Another unmentioned thing that gives Florida the edge is the amount of tournaments there are. There are a good 5 JR tournaments a week. This doesn't include Open and Money tournaments as well as futures( there are 6 in Florida 3 in so cal 3 in nor-cal)
Also Florida is much smaller so the travel is easier and cheaper. Clay though is really the big advantage in my opinion.
Everts, Solomon, saddlebrook, Xtereme Tennis, just to name a few. Everyone immediately thinks of Bolleteris, when there are dozens of great academies, not to mention players who don't go to academies, but train privatley with a give instructor. Not to say this isn't the case in Cali, but just wanted to set the record straight.
PS> 4.0 Florida Team knocked out the Cali team at nationals.
I would add that Florida has heat AND humidity. If you can deal with the brutal combination, then you can play anywhere.
Florida is good but surf is better in SoCal. "...wish they all could be California girlllsss..."
how bout this academy in Socal
C. Johnson, G. Brasseaux, S. Bernstein, Z. Leslie, T. Bridges, R. Carey, A. Karagezian, and others
No one has mentioned the fact that clay courts are more readily available in Florida, or am I wrong about that ? When Roddick moved here to Austin, all I could think was "Why the hell did he move here when he could stay in Florida ?" But I guess Austin has some nostalgic appeal to him.
Henin's Sixth Sense academy is also in Florida
Florida has the green clay (Har Tru) all over. Also a decent amount of red clay. The public courts are mostly hard courts. So you can alternate playing hard or clay anytime you like. Saddlebrook also has grass courts.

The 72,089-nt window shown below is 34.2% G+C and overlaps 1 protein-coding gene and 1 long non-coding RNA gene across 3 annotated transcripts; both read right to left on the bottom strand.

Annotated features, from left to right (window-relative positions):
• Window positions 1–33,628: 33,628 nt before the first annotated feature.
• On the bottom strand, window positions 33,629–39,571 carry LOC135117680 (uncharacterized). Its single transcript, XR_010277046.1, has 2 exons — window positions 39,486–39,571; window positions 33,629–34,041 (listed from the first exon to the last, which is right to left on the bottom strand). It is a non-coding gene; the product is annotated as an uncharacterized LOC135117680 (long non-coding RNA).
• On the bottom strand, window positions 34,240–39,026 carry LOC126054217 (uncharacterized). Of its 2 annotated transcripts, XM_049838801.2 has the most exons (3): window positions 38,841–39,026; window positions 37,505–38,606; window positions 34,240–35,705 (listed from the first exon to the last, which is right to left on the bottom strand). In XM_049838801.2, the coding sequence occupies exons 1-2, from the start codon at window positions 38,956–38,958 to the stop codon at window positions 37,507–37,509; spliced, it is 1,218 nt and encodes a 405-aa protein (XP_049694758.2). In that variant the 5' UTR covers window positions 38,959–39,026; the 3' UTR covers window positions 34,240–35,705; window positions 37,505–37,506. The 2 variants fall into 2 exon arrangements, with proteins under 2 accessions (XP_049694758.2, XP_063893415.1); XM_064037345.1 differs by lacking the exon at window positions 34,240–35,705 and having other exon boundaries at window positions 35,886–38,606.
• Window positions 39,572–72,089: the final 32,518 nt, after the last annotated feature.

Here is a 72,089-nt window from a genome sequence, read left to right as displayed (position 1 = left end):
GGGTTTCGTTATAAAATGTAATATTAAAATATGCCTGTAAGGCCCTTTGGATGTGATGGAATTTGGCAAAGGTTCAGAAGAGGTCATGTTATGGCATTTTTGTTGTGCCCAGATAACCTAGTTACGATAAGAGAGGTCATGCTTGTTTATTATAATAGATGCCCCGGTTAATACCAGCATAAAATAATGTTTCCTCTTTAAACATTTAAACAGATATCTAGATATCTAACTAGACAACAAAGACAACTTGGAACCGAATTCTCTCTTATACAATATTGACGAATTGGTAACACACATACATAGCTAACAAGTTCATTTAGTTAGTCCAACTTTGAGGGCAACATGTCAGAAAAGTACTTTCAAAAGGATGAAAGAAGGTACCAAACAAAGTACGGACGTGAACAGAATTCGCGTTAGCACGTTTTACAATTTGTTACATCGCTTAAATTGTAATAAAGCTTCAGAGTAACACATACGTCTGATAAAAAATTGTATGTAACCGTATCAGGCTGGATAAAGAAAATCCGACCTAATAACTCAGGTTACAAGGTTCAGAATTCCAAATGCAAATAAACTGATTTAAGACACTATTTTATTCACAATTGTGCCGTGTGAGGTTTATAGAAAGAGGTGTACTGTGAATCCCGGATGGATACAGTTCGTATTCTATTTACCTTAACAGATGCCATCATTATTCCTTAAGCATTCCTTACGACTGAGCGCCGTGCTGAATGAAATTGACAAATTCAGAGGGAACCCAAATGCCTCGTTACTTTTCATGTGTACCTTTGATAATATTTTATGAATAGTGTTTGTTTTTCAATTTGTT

Georgia trumps both California & Florida
I ALWAYS hear that from GA people! Don't get me wrong, there is great tennis there and very, very strong junior programs.
But if we are talking about reaching the very highest levels of tennis, IMG and Saddlebrook are where the players train.
And as others have said.....what exactly would make CA or GA better than Florida? A top junior could play all 4 Grand Slam surfaces and be trained by pros who have produced Capriati, Roddick, Sharapova, and on and on.
So how would GA "trump" FL for a motivated junior? If you want to say equals FL...okay whatever floats your boat...but trump? Nah.
Can you list the Grand Slam winners or top 20 players who trained mostly in GA?
Not everyone can afford one of those big florida 'Tennis Academies' or even a regular 'Tennis Coach'. And we are not talking about high ranked juniors here.
For a nationally ranked top 100 or top 200 junior being coached by his parents/friends etc, where would he get lots of practice partners and equal/better competition? Florida or Socal?
Alex Domijan's an up-and comer,from Saddlebrook, no. 1 ranked player in class of 2010.
What places in Florida have red clay? A buddy of mine played on some grass courts in Southeast FL a few years ago. I think the South Florida Chapter had an outing there.
what academy is this?
Why isn't there ever any love for Texas? The same "heat" argument applies to it, and there are many academies around the state that produce excellent players.